Tokyo Verdy

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Tokyo Verdy
Full nameTokyo Verdy 1969 Football Club
Founded1969; 52 years ago (1969), as Yomiuri FC[1]
GroundAjinomoto Stadium
Chōfu, Tokyo
OwnerTokyo Verdy Holdings
ChairmanYasuo Shimada
ManagerHideki Nagai
LeagueJ2 League
2019J2 League, 13th
WebsiteClub website
Current season

Tokyo Verdy (東京ヴェルディ, Tōkyō Verudi) is a Japanese professional football club based in Chōfu, Tokyo. The club plays in the J2 League, the second tier of football in the country.

Founded as Yomiuri FC in 1969, Tokyo Verdy is one of the most decorated clubs in the J.League, with honours including 2 J.League titles, 5 Emperor's Cups, 6 JSL Cup / J.League Cups and an Asian Club Championship title, and the most successful team in Japanese football history with 25 titles.

Verdy's plays its home games at the 50,000 capacity Ajinomoto Stadium, which it shares with FC Tokyo, although many home matches are played in other stadiums in Tokyo, including Tokyo National Stadium.

History[edit source | edit]

Early years and rise to the top (1969—1983)[edit source | edit]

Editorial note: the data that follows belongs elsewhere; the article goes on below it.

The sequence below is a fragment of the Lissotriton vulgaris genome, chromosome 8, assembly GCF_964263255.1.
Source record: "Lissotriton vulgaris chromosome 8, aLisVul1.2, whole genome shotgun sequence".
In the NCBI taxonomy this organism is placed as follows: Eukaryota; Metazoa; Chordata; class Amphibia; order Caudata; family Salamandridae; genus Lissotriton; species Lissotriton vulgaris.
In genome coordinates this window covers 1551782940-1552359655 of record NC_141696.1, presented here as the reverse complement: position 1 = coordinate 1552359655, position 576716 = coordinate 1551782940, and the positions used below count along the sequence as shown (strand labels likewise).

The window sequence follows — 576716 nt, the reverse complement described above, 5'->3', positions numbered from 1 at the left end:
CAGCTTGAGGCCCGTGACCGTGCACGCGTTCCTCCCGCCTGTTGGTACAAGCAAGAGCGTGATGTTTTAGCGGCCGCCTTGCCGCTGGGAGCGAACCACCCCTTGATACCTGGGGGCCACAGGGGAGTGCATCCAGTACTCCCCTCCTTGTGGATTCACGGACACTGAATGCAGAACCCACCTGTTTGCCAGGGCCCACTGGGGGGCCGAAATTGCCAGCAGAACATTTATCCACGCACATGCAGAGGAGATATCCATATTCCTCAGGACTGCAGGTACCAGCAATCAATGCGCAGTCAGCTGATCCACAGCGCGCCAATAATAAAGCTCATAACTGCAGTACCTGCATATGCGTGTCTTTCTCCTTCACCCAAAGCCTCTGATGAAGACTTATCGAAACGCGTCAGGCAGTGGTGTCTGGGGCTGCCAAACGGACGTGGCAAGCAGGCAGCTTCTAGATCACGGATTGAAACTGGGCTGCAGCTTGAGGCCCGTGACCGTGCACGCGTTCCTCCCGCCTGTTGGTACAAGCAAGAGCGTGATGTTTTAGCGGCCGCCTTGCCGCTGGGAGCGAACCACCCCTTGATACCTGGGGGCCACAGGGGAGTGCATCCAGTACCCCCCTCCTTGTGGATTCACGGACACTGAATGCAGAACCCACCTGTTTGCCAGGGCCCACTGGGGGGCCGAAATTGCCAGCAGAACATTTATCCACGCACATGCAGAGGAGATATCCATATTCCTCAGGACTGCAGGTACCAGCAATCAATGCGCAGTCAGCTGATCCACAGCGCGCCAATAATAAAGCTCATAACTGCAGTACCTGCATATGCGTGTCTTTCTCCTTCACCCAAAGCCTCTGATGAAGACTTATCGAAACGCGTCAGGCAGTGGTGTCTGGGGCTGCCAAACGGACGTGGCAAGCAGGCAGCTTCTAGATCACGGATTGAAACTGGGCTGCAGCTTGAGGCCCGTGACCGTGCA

Verdy Kawasaki logo

In October 1968, following Japan's bronze medal triumph at the 1968 Summer Olympics in Mexico City and the massive interest in football that ensued,[1] Japan Football Association president Ken Nozu visited Yomiuri Giants chairman Matsutaro Shoriki to ask him if Yomiuri was willing to ride on the wave of the game by establishing their own football club. Shoriki died a year later, in 1969, but not before signing his name to the plans to establish Yomiuri Football Club.[2] Backed by the Yomiuri Group and NTV, Yomiuri Football Club firstly launched at Tokyo Local League B (5th tier) in 1969. They began gaining promotions from the Tokyo Local League to the Kanto Football League (3rd tier) in 1971. In 1971, Yomiuri marked 3rd place and promoted Japan Soccer League Second Division.[3]

At last, They were promoted to First Division in 1978, starting a long career of success in the top flight. Their first major title was the Japan Soccer League Cup in 1979.

Golden Era (1983—1994)[edit source | edit]

From its days as Yomiuri FC, the ownership had visions of a football equivalent of the baseball Yomiuri Giants – a star-studded powerhouse with fans across Japan. As Japanese football began its transition from the JSL to the J.League in the early 1990s, it invested heavily in stars and featured Japan internationals Kazuyoshi Miura, Ruy Ramos and Tsuyoshi Kitazawa.[1]

The last two JSL championships as Yomiuri FC in 1990–91 and 1991–92, and then winning the first two championships as Verdy Kawasaki in 1993 and 1994, effectively winning four straight Japanese league titles making a total of seven overall; the highest in the Japanese system. Verdy also won the 1996 Emperor's Cup and three consecutive J.League Cups from 1992 to 1994.[4][5]